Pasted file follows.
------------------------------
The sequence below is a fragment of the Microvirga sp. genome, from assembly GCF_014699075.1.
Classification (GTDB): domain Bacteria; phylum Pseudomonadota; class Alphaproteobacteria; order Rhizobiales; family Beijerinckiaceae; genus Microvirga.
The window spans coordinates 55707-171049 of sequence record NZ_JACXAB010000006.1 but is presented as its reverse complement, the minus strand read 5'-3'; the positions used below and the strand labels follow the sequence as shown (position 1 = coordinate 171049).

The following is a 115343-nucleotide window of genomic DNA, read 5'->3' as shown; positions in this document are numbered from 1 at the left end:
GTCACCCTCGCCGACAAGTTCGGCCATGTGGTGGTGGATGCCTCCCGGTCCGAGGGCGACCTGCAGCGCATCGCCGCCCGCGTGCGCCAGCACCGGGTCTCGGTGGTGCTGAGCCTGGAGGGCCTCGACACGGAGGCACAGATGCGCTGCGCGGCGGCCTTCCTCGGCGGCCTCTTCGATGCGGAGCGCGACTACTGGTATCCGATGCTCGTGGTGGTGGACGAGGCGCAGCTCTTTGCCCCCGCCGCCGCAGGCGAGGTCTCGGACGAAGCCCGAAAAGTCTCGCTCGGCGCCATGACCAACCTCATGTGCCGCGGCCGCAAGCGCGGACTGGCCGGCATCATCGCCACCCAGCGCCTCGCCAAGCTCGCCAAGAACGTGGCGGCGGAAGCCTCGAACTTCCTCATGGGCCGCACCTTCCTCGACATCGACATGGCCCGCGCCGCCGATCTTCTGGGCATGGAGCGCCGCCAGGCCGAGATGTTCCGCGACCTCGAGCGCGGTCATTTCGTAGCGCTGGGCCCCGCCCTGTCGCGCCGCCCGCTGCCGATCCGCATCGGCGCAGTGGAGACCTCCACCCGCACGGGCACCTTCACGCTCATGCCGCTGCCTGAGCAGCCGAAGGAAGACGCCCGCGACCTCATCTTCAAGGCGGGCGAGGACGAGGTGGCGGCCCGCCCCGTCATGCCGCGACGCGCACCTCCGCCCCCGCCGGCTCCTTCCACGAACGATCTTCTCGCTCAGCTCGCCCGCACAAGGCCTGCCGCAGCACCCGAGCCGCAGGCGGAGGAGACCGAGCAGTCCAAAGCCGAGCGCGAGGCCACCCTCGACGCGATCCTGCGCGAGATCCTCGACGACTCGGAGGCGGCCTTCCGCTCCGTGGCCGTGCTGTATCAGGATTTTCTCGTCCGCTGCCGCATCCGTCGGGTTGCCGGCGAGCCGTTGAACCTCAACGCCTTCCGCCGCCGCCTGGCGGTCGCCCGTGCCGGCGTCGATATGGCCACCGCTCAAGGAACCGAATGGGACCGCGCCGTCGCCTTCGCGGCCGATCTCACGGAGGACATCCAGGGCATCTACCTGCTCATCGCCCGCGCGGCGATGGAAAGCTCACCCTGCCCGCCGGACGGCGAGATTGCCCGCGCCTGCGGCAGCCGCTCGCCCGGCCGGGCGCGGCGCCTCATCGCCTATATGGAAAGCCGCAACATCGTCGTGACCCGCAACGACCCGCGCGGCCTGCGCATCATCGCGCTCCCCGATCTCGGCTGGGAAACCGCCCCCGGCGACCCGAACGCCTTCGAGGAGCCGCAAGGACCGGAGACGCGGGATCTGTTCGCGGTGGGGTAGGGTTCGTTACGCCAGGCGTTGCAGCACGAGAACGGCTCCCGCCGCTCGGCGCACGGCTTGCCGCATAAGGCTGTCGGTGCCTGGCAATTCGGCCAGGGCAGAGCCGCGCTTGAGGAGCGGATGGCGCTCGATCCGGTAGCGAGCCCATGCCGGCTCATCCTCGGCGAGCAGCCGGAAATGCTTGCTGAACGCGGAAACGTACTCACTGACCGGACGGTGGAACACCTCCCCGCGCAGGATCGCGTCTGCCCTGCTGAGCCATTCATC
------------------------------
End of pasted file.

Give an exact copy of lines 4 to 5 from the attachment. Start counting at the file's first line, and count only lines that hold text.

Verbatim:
The following is a 115343-nucleotide window of genomic DNA, read 5'->3' as shown; positions in this document are numbered from 1 at the left end:
GTCACCCTCGCCGACAAGTTCGGCCATGTGGTGGTGGATGCCTCCCGGTCCGAGGGCGACCTGCAGCGCATCGCCGCCCGCGTGCGCCAGCACCGGGTCTCGGTGGTGCTGAGCCTGGAGGGCCTCGACACGGAGGCACAGATGCGCTGCGCGGCGGCCTTCCTCGGCGGCCTCTTCGATGCGGAGCGCGACTACTGGTATCCGATGCTCGTGGTGGTGGACGAGGCGCAGCTCTTTGCCCCCGCCGCCGCAGGCGAGGTCTCGGACGAAGCCCGAAAAGTCTCGCTCGGCGCCATGACCAACCTCATGTGCCGCGGCCGCAAGCGCGGACTGGCCGGCATCATCGCCACCCAGCGCCTCGCCAAGCTCGCCAAGAACGTGGCGGCGGAAGCCTCGAACTTCCTCATGGGCCGCACCTTCCTCGACATCGACATGGCCCGCGCCGCCGATCTTCTGGGCATGGAGCGCCGCCAGGCCGAGATGTTCCGCGACCTCGAGCGCGGTCATTTCGTAGCGCTGGGCCCCGCCCTGTCGCGCCGCCCGCTGCCGATCCGCATCGGCGCAGTGGAGACCTCCACCCGCACGGGCACCTTCACGCTCATGCCGCTGCCTGAGCAGCCGAAGGAAGACGCCCGCGACCTCATCTTCAAGGCGGGCGAGGACGAGGTGGCGGCCCGCCCCGTCATGCCGCGACGCGCACCTCCGCCCCCGCCGGCTCCTTCCACGAACGATCTTCTCGCTCAGCTCGCCCGCACAAGGCCTGCCGCAGCACCCGAGCCGCAGGCGGAGGAGACCGAGCAGTCCAAAGCCGAGCGCGAGGCCACCCTCGACGCGATCCTGCGCGAGATCCTCGACGACTCGGAGGCGGCCTTCCGCTCCGTGGCCGTGCTGTATCAGGATTTTCTCGTCCGCTGCCGCATCCGTCGGGTTGCCGGCGAGCCGTTGAACCTCAACGCCTTCCGCCGCCGCCTGGCGGTCGCCCGTGCCGGCGTCGATATGGCCACCGCTCAAGGAACCGAATGGGACCGCGCCGTCGCCTTCGCGGCCGATCTCACGGAGGACATCCAGGGCATCTACCTGCTCATCGCCCGCGCGGCGATGGAAAGCTCACCCTGCCCGCCGGACGGCGAGATTGCCCGCGCCTGCGGCAGCCGCTCGCCCGGCCGGGCGCGGCGCCTCATCGCCTATATGGAAAGCCGCAACATCGTCGTGACCCGCAACGACCCGCGCGGCCTGCGCATCATCGCGCTCCCCGATCTCGGCTGGGAAACCGCCCCCGGCGACCCGAACGCCTTCGAGGAGCCGCAAGGACCGGAGACGCGGGATCTGTTCGCGGTGGGGTAGGGTTCGTTACGCCAGGCGTTGCAGCACGAGAACGGCTCCCGCCGCTCGGCGCACGGCTTGCCGCATAAGGCTGTCGGTGCCTGGCAATTCGGCCAGGGCAGAGCCGCGCTTGAGGAGCGGATGGCGCTCGATCCGGTAGCGAGCCCATGCCGGCTCATCCTCGGCGAGCAGCCGGAAATGCTTGCTGAACGCGGAAACGTACTCACTGACCGGACGGTGGAACACCTCCCCGCGCAGGATCGCGTCTGCCCTGCTGAGCCATTCATC